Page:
Climate fund will mobilize billions for global urban redevelopment

More than half of the world’s population today lives in cities – and that figure will have increased to two-thirds by 2050. We know cities as centres for culture, economy, jobs and innovation. However, they are the largest consumers of energy in the world and they also emit the greatest amount of global CO2. A climate-friendly future and the limiting of global warming to 1.5°C cannot be achieved without their contribution.

Many cities have already developed plans to reduce their CO2 emissions and prepare for the consequences of climate change. Cyclones, droughts, floods and heatwaves are increasing in frequency and intensity, causing enormous human suffering and economic damage. Cities such as La Chorrera in Panama, Blantyre in Malawi and Bogor in Indonesia – and their inhabitants – need sustainable public transport, energy-efficient buildings, clean energy systems, integrated material recycling, green living spaces and freshly-conceived sustainable urban districts.

What cities will need in the near future

The Moroccan city of Casablanca is pushing ahead with an extensive urban renewal programme aimed at preserving the cultural and historical features of the city while optimising buildings and their energy consumption at the same time. To this end, specific projects must be defined and the feasibility of models for attracting private investment examined.

In the medium-sized city of Santa Bárbara d'Oeste in Brazil, a new plant is to be built that will recycle household waste from a total of eight municipalities. When a plant like this goes into operation, landfills can be closed and environmentally-harmful influences and climate-damaging greenhouse gases can be reduced. However, the city needs support to carry out a feasibility study on the proposed waste recycling technologies. The selection of the right technology during the initial stage of the project is a decisive factor for its subsequent stages and successful implementation, but the city has not yet been able to find a partner to help it progress.



By 2030, more than 65 trillion US dollars will have to be invested in the construction of sustainable urban infrastructure. This sum equates to 70% of the required investments in sustainable infrastructure worldwide and amounts to almost 20 times Germany’s GDP last year (3,344 billion, 2018).

However, cities often fall at the first hurdle when they attempt to develop specific projects from ideas and check their feasibility. International support provided by project development facilities or climate funds is mostly focused on the development of climate plans before this phase or the further development and financing of projects after it. A global climate fund will now close this gap and help cities to overcome their initial problems.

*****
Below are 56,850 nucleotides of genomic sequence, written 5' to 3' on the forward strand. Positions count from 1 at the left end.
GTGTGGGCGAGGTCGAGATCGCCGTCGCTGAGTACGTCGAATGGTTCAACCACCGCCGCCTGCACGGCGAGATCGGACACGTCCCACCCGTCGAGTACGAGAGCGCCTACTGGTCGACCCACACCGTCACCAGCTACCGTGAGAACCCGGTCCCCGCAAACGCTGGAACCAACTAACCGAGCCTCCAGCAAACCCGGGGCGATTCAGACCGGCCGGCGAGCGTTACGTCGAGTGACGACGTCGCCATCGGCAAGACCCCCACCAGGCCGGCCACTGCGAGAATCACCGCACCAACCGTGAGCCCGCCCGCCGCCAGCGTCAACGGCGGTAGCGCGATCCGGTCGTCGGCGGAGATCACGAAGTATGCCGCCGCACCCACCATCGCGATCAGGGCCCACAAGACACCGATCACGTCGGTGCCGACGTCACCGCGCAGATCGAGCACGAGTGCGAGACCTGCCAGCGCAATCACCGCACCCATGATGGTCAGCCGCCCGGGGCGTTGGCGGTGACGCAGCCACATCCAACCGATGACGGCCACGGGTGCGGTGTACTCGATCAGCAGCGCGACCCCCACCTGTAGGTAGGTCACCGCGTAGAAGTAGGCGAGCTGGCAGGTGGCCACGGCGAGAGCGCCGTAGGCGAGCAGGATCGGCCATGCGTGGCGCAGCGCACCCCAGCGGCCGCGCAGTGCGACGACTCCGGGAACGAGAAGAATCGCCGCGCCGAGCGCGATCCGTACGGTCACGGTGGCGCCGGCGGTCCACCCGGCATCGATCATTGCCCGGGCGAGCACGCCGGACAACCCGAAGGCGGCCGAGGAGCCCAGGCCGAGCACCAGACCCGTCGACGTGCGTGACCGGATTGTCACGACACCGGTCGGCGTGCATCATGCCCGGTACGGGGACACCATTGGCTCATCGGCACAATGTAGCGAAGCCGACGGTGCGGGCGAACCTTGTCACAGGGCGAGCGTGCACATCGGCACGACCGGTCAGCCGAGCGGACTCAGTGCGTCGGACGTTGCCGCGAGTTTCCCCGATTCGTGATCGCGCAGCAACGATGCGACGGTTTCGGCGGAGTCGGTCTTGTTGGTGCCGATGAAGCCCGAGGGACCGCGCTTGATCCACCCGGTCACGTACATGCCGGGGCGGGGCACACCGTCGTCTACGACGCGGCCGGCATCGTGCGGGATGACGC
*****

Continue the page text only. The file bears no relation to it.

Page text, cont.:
How cities can finance their restructuring

On 22 September 2019, Svenja Schulze, Germany’s Minister of the Environment, announced the establishment of the ‘Cities Climate Finance Gap Fund’ at the climate summit in New York convened by the UN Secretary-General. The Gap Fund will make funds available to cities in developing countries. Experts will then help the cities to develop sustainable infrastructure projects until project preparation facilities can subsequently provide support for them. When the development has progressed this far, investors should then be willing to finance the implementation.

The Gap Fund is to receive more than 100 million euros in grants, enabling the construction of urban infrastructure projects with a total value of 4 billion euros. Cities can thus make an essential contribution to achieving the goals of the Paris Agreement and the 2030 Agenda for Sustainable Development.

The Gap Fund was developed jointly with the Global Covenant of Mayors (GCOM), a city network. Other multilateral development banks, financial institutions, climate funds and think tanks were also involved. As the main donor, Germany plans to provide up to 40 million euros and Luxembourg will donate up to 10 million euros.

The Gap Fund is part of the Leadership for Urban Climate Investment (LUCI) framework initiative, which is aimed at improving sub-national stakeholders’ access to international climate finance. The Fund also cooperates closely with the Cities Climate Finance Leadership Alliance (CCFLA), a leading platform for international cooperation and knowledge sharing in the field of sub-national climate finance.

The Gap Fund should be fully operational by the start of the climate negotiations at the COP 26 in 2020, supporting cities with the implementation of their sustainable infrastructure projects.

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